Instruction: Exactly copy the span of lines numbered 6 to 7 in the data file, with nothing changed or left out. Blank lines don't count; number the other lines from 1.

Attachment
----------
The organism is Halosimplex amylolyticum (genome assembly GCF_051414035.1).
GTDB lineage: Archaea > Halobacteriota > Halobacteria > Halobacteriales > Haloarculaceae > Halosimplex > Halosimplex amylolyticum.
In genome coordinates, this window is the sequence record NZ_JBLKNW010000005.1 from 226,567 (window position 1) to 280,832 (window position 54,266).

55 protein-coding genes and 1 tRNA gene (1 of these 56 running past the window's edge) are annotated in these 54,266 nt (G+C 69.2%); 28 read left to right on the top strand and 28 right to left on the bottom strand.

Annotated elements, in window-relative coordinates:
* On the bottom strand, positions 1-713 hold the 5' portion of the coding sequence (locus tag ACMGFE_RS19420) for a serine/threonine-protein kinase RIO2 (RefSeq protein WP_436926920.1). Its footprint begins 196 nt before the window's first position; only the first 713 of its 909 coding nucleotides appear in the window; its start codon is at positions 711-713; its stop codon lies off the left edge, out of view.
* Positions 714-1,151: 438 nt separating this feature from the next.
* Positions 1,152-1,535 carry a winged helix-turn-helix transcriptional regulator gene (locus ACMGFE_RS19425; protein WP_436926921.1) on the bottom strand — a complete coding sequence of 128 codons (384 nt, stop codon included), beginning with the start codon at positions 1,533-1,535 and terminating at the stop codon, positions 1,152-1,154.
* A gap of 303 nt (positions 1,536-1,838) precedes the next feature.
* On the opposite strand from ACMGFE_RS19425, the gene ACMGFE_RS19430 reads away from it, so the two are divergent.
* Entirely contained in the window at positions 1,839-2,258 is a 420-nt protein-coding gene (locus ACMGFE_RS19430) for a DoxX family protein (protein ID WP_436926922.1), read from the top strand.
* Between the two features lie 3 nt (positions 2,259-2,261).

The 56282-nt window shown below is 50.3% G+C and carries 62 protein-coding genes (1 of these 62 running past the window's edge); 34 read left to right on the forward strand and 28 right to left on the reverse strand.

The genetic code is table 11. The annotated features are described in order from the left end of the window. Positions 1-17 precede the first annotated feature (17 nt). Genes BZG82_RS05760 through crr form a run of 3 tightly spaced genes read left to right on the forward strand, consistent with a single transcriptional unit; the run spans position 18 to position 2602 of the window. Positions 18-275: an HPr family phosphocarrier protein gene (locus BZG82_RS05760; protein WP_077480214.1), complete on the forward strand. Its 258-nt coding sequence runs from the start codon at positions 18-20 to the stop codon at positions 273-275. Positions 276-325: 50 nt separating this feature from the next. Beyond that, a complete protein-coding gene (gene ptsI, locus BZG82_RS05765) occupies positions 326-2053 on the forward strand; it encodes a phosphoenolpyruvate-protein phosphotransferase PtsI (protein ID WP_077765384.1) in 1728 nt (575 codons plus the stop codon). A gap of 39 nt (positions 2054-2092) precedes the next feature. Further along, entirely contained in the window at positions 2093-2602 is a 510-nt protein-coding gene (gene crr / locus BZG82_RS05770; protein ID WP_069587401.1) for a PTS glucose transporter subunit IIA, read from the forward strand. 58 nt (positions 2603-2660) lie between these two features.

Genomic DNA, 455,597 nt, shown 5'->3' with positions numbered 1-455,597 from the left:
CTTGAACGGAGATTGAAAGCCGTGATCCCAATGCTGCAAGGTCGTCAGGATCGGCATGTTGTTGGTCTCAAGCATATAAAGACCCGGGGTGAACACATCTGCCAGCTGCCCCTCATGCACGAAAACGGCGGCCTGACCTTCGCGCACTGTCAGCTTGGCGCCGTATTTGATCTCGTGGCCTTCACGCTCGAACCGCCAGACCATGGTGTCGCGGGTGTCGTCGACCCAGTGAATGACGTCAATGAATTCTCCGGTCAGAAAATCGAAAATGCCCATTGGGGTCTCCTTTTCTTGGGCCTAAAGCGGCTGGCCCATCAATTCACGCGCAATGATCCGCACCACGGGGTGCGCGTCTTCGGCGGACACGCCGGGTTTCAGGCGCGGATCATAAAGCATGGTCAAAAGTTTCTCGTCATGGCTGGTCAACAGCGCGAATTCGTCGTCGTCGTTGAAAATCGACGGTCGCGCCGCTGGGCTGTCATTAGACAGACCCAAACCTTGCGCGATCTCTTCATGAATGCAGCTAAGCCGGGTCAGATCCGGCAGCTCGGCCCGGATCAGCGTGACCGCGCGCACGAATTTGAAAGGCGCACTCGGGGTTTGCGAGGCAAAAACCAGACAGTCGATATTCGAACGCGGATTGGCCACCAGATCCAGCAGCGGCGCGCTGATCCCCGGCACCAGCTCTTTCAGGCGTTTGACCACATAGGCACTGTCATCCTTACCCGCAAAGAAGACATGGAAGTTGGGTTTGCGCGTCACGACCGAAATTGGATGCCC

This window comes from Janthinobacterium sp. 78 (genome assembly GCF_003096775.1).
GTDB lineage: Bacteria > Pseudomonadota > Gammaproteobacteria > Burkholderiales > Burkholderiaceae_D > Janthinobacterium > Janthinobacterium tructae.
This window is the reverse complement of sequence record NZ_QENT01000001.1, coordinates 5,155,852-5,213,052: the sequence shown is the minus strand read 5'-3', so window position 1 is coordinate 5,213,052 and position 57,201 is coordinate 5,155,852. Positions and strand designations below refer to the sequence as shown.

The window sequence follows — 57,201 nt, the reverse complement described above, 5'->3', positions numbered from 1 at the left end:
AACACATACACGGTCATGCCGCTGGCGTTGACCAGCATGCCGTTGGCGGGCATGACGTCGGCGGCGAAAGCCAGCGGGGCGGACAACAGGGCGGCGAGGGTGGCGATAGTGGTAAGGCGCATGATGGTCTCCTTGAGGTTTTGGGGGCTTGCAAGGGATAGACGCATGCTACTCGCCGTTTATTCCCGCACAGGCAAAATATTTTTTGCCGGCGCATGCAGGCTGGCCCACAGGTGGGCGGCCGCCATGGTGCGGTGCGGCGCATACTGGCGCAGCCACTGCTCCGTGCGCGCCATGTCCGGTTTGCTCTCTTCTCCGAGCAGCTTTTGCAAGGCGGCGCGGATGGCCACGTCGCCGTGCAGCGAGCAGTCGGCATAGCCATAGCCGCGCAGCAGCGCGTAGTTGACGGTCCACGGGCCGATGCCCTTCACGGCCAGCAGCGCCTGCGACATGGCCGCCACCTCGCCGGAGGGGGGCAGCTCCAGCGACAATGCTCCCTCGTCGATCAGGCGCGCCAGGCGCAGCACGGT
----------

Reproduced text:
* On the bottom strand, positions 1-713 hold the 5' portion of the coding sequence (locus tag ACMGFE_RS19420) for a serine/threonine-protein kinase RIO2 (RefSeq protein WP_436926920.1). Its footprint begins 196 nt before the window's first position; only the first 713 of its 909 coding nucleotides appear in the window; its start codon is at positions 711-713; its stop codon lies off the left edge, out of view.
* Positions 714-1,151: 438 nt separating this feature from the next.